With Natalie Florea Hudson (University of Dayton)
Is it possible to “stop rape now” by mobilizing across borders? Following the landmark international policies to address women, peace, and security at the UN starting in 2000, transnational advocacy has sought to further implement solutions to conflict-related sexual violence (CRSV). Since then, the issue of CRSV has become the focus of documentaries, movements, advocacy organizations, celebrity humanitarianism, consumer campaigns, and social media. Yet, CRSV persists. There is a gap between international action and women’s lived experiences. This project demonstrates how transnational advocacy on behalf of a human rights violation is not enough and can at times narrow opportunities for action even for issues that are recognized at the highest level of international community. Based on interviews with over 50 advocates within and outside of the UN system, this study of three transnational campaigns to stop sexual violence in conflict enriches our understanding of how advocacy is practiced. We argue that the uneven impacts of transnational advocacy on CRSV is explained by closely scrutinizing the power dynamics across Northern and Southern actors, the circulation of multiple narratives, and gender constraints on access and story-telling.
Blending approaches from social movement, constructivist and feminist security studies, this projecy marshals the concepts of norm entrepreneurship, insider-outsider lobbying, and securitization to argue that awareness-raising is not enough and can even be problematic. We use an insider/outsider framing to identify and explain recent trends in human rights advocacy including the entry of new actors, such as celebrities, philanthropists, corporations, and diaspora activists, new outsider spaces, such as movie screenings and fundraising runs, and new modalities, such as shopping and cause-related marketing models. We still take seriously traditional international policy-making spheres and modes of advocacy focused on formal institutions and decision-making, but we also consider how these various processes diverge and intersect for transnational activism on CRSV in both limiting and transformative ways. Looking at these new trends with a feminist lens, we find transnational advocacy is creating new entry points and new approaches for the inclusion of women’s leadership and agency in security spaces. With its unique approach to studying advocacy across traditional and informal spaces, Stopping Rape in Conflict contributes to new actors, new outsider spaces, and new modalities in transnational advocacy for human rights in conflict-affected areas. Striking a note of hope in the contested terrain for human rights advocacy, the project underscores the role of women as activists on women’s issues and offers grounded research for why and how women’s engagement in advocacy matters to peace and security.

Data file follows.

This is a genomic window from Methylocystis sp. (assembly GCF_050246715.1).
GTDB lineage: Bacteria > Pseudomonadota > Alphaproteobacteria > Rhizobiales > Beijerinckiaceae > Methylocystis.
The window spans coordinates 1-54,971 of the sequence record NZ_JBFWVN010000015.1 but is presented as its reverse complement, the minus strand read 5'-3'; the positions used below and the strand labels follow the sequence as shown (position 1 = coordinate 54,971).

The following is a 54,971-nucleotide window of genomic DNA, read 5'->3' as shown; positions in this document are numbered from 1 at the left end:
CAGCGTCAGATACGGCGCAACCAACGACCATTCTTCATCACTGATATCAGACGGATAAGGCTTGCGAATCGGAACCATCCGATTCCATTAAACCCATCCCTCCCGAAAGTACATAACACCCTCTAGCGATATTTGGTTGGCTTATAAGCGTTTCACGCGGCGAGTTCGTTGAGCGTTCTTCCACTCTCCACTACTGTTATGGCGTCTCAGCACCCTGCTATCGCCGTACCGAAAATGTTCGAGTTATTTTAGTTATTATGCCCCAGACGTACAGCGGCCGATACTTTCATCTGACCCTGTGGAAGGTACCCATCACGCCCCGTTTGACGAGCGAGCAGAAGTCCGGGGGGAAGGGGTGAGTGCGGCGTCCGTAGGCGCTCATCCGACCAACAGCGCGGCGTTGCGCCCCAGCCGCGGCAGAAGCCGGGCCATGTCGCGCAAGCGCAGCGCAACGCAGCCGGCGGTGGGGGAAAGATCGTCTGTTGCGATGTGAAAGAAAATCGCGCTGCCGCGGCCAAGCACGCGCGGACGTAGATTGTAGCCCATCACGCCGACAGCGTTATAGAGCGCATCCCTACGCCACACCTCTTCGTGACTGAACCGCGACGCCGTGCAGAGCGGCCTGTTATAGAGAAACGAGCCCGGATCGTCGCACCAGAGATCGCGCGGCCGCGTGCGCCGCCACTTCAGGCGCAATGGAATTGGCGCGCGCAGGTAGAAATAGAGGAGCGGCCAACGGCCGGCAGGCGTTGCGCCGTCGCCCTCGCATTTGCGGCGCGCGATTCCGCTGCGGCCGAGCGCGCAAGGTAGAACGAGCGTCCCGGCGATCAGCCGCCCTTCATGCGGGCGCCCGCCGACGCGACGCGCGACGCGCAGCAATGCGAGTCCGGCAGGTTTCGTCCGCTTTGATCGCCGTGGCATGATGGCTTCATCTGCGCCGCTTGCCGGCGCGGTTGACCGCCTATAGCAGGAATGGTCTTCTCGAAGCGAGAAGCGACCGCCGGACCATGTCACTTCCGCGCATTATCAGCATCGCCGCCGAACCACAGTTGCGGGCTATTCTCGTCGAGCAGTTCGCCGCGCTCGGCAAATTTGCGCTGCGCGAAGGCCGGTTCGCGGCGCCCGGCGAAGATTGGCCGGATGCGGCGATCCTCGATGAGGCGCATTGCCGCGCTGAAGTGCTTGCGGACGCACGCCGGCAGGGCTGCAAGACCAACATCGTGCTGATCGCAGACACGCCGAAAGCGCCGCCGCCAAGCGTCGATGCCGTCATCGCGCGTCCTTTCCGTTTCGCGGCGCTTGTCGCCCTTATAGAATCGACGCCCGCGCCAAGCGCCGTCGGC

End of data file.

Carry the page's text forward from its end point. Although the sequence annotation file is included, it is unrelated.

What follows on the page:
Check out our published pieces:
2020 Human Rights Center Blog: International Day for the Elimination of Sexual Violence in Conflict: Spotlight on our Field Research
2019 Human Rights Center Blog: The Rise of Caring Capitalism in the Humanitarian Space
2019 Chapter: “When Advocacy Securitizes: New Actors and Audiences in the Securitization of Sexualized Violence in Conflict.” In Securitization Revisited: Contemporary Applications and Insights. Edited by Michael Butler. (London: Routledge), 91-115.